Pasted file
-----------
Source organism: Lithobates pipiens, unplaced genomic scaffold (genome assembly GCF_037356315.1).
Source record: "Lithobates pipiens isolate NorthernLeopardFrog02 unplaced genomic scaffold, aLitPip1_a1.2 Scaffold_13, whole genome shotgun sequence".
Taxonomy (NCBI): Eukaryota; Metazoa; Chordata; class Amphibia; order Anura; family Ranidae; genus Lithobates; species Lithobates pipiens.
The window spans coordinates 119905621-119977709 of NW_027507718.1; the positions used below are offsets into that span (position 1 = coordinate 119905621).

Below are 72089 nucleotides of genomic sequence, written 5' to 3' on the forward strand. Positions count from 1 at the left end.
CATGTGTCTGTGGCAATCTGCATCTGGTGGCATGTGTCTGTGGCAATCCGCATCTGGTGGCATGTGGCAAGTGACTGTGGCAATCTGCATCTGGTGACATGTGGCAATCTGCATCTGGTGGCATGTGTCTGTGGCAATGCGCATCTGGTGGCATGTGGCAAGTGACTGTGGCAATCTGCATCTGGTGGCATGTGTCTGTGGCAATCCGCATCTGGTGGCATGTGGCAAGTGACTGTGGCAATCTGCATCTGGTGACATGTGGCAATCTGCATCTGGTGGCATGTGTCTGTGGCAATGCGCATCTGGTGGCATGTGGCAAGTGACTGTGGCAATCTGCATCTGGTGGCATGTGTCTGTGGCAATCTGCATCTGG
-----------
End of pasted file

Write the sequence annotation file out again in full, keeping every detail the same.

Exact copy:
Source organism: Lithobates pipiens, unplaced genomic scaffold (genome assembly GCF_037356315.1).
Source record: "Lithobates pipiens isolate NorthernLeopardFrog02 unplaced genomic scaffold, aLitPip1_a1.2 Scaffold_13, whole genome shotgun sequence".
Taxonomy (NCBI): Eukaryota; Metazoa; Chordata; class Amphibia; order Anura; family Ranidae; genus Lithobates; species Lithobates pipiens.
The window spans coordinates 119905621-119977709 of NW_027507718.1; the positions used below are offsets into that span (position 1 = coordinate 119905621).

Below are 72089 nucleotides of genomic sequence, written 5' to 3' on the forward strand. Positions count from 1 at the left end.
CATGTGTCTGTGGCAATCTGCATCTGGTGGCATGTGTCTGTGGCAATCCGCATCTGGTGGCATGTGGCAAGTGACTGTGGCAATCTGCATCTGGTGACATGTGGCAATCTGCATCTGGTGGCATGTGTCTGTGGCAATGCGCATCTGGTGGCATGTGGCAAGTGACTGTGGCAATCTGCATCTGGTGGCATGTGTCTGTGGCAATCCGCATCTGGTGGCATGTGGCAAGTGACTGTGGCAATCTGCATCTGGTGACATGTGGCAATCTGCATCTGGTGGCATGTGTCTGTGGCAATGCGCATCTGGTGGCATGTGGCAAGTGACTGTGGCAATCTGCATCTGGTGGCATGTGTCTGTGGCAATCTGCATCTGG